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Hellboy Ii: The Golden Army (#110 of 5)

The Films of Guillermo del Toro Ranked

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The Films of Guillermo del Toro Ranked

Fox Searchlight Pictures

The Films of Guillermo del Toro Ranked

Given how often his name has been attached to projects, particularly over the last 15 years, Guillermo del Toro could easily be mistaken for a tirelessly prolific director, whose near-annual output of darkly fantastical visions seems to make him the genre fanatic’s Woody Allen. But while del Toro has amassed roughly 30 film credits since making his 1985 debut with the horror short Doña Lupe, he’s only been at the helm of eight features. Other works, like The Orphanage, Kung Fu Panda 2, Don’t Be Afraid of the Dark, and The Hobbit: An Unexpected Journey, which he famously came very close to directing, have seen him serve as everything from writer and executive producer to voice actor and creative consultant. With Pacific Rim, the latest (and most massively budgeted) of that limited del Toro line, hitting theaters on Friday, we’re looking back at the director’s body of work, which reflects a man as interested in the social, political, and existential as the bloody, the slimy, the fleshy, and the scaly. R. Kurt Osenlund

Editor’s Note: This article was originally published on July 9, 2013.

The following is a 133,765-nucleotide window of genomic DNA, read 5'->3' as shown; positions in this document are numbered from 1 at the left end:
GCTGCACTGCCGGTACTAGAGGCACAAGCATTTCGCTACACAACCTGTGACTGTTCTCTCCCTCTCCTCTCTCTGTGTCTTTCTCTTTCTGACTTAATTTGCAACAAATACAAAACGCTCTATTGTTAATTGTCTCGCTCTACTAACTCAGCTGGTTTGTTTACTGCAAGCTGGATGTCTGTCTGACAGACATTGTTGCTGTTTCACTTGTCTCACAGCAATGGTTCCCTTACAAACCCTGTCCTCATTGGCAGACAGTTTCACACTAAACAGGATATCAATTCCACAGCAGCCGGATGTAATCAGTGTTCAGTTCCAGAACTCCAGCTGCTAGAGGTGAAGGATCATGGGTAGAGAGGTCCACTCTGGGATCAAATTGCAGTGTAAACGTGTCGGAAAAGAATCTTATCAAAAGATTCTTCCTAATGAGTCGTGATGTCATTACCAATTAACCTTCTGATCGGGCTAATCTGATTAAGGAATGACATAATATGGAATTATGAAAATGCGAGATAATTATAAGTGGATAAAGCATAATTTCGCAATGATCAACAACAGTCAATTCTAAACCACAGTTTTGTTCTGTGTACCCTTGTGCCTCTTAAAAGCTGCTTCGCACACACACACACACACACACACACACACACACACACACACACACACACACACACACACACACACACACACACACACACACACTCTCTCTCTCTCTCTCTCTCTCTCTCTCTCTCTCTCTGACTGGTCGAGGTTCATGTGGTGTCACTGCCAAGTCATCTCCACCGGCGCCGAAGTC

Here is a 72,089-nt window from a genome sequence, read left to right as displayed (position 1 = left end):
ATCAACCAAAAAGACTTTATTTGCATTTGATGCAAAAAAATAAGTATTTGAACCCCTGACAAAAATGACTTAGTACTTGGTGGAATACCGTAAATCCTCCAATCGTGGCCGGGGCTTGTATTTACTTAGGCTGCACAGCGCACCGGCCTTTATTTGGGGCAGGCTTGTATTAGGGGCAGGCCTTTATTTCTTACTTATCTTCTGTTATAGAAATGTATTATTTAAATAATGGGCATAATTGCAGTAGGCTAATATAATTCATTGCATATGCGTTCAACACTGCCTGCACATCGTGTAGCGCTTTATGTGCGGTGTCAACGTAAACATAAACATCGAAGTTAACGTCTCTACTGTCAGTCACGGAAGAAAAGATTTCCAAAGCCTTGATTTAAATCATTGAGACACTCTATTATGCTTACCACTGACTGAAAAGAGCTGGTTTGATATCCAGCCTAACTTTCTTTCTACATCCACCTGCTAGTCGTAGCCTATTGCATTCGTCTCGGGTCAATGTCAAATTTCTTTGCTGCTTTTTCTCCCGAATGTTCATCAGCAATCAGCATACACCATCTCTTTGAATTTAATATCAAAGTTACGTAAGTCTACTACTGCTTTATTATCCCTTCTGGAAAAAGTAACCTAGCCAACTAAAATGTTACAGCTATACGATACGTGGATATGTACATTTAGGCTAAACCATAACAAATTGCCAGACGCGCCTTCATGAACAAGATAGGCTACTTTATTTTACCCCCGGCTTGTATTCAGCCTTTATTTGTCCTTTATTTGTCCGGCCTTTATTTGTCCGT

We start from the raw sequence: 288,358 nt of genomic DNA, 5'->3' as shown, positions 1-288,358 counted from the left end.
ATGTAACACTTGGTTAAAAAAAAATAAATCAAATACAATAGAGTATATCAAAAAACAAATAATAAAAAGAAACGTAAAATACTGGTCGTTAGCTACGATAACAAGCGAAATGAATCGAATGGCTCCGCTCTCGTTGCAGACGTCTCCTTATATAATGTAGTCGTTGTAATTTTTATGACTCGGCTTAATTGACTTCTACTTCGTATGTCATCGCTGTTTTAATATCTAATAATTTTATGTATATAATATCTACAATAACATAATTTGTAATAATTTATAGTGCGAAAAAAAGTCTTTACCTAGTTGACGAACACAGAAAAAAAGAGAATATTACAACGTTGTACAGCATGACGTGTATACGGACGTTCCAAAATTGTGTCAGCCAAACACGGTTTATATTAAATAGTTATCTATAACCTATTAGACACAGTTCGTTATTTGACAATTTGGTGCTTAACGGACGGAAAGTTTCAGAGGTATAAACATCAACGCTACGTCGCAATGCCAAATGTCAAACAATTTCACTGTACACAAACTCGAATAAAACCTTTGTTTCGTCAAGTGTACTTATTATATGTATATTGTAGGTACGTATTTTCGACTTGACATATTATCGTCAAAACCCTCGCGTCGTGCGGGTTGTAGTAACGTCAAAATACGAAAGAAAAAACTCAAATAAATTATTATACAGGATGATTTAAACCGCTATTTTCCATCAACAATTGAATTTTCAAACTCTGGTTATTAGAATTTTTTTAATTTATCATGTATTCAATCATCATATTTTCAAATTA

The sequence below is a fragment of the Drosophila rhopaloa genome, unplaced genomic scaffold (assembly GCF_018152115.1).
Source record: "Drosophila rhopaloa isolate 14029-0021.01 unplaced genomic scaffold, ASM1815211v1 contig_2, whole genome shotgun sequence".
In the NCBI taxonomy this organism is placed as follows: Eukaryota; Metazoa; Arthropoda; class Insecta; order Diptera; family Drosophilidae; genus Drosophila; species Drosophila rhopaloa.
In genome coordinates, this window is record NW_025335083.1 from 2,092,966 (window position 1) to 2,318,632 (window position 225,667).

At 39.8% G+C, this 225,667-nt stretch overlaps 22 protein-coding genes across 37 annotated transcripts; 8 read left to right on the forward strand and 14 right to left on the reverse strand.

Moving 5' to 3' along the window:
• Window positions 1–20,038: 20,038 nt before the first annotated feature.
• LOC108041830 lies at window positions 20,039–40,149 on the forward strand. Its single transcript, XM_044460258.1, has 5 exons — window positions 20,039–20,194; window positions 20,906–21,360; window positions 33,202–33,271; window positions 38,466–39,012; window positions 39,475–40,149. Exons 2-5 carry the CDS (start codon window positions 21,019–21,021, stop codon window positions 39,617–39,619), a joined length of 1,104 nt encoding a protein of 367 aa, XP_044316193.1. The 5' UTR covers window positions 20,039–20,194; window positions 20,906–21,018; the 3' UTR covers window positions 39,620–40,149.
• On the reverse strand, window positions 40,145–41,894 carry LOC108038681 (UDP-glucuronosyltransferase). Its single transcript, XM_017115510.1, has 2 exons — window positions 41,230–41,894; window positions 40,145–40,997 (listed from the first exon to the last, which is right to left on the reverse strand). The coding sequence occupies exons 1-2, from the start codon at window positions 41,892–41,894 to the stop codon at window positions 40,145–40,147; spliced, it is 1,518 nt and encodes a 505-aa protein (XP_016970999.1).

Review: Guillermo del Toro’s Cabinet of Curiosities: My Notebooks, Collections, and Other Obsessions

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Review: Guillermo del Toro’s Cabinet of Curiosities: My Notebooks, Collections, and Other Obsessions
Review: Guillermo del Toro’s Cabinet of Curiosities: My Notebooks, Collections, and Other Obsessions

One of the casual disappointments of the ways we often regard art of all forms is born of that feeling of exclusion that’s often projected and even more often felt. There’s a sense that you have to be educated formally to understand art and to discuss it seriously, and that you might have to be a member of an intangible club of lofty intellectuals in order to be empowered to express a thought about a book or a film or a song that you hope to be taken seriously by others. This is a tragedy, because all great art is an act of democracy that can be felt by everyone. Yes, your background will affect your responses to art, of course, and why wouldn’t it? Your background, which is to say the texture of your life (your childhood, friends, lovers past and present, jobs, education), informs your responses to everything.

Guillermo del Toro’s Cabinet of Curiosities: My Notebooks, Collections, and Other Obsessions is a passionate and engaging read, particularly for fans of del Toro’s films, and, most particularly, for monster aficionados of all ages, shapes, and stripes, but it’s most valuable for the way it expresses the filmmaker’s voracious appetite for knowledge. This is an erudite man, and he wears his references lightly, sensually: He invites you into the realms of his obsessions, which include symbolist painters such as Arnold Bocklin, Odilon Redon, and Carlos Schwabe, and writers such as H.P. Lovecraft, Mary Shelley, Arthur Machen, and Stephen King. All of these artists figure prominently in Cabinet of Curiosities, and so do a variety of other painters, composers, and even biologists. You may have a hell of a reading list after even casually thumbing through this volume.